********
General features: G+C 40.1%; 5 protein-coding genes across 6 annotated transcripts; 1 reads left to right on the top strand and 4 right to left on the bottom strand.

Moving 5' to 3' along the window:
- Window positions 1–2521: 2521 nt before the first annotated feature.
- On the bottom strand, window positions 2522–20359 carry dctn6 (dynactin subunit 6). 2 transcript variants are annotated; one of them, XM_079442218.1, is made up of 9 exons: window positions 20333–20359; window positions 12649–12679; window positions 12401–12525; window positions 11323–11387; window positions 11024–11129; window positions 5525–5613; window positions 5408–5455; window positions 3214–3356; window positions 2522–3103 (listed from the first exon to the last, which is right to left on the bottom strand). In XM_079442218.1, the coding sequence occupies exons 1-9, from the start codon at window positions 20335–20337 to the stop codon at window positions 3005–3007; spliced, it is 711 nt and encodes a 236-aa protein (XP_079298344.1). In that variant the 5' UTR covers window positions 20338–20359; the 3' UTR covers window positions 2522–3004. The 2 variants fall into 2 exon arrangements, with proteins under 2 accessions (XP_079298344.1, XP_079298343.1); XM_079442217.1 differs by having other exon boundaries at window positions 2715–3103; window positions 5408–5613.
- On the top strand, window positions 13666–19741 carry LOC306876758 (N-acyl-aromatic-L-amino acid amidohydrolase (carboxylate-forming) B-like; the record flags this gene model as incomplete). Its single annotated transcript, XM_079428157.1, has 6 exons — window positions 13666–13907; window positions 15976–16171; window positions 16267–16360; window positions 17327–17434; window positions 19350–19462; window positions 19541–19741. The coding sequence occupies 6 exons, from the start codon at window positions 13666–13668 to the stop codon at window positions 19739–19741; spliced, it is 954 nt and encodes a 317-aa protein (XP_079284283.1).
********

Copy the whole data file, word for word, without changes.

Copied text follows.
General features: G+C 40.1%; 5 protein-coding genes across 6 annotated transcripts; 1 reads left to right on the top strand and 4 right to left on the bottom strand.

Moving 5' to 3' along the window:
- Window positions 1–2521: 2521 nt before the first annotated feature.
- On the bottom strand, window positions 2522–20359 carry dctn6 (dynactin subunit 6). 2 transcript variants are annotated; one of them, XM_079442218.1, is made up of 9 exons: window positions 20333–20359; window positions 12649–12679; window positions 12401–12525; window positions 11323–11387; window positions 11024–11129; window positions 5525–5613; window positions 5408–5455; window positions 3214–3356; window positions 2522–3103 (listed from the first exon to the last, which is right to left on the bottom strand). In XM_079442218.1, the coding sequence occupies exons 1-9, from the start codon at window positions 20335–20337 to the stop codon at window positions 3005–3007; spliced, it is 711 nt and encodes a 236-aa protein (XP_079298344.1). In that variant the 5' UTR covers window positions 20338–20359; the 3' UTR covers window positions 2522–3004. The 2 variants fall into 2 exon arrangements, with proteins under 2 accessions (XP_079298344.1, XP_079298343.1); XM_079442217.1 differs by having other exon boundaries at window positions 2715–3103; window positions 5408–5613.
- On the top strand, window positions 13666–19741 carry LOC306876758 (N-acyl-aromatic-L-amino acid amidohydrolase (carboxylate-forming) B-like; the record flags this gene model as incomplete). Its single annotated transcript, XM_079428157.1, has 6 exons — window positions 13666–13907; window positions 15976–16171; window positions 16267–16360; window positions 17327–17434; window positions 19350–19462; window positions 19541–19741. The coding sequence occupies 6 exons, from the start codon at window positions 13666–13668 to the stop codon at window positions 19739–19741; spliced, it is 954 nt and encodes a 317-aa protein (XP_079284283.1).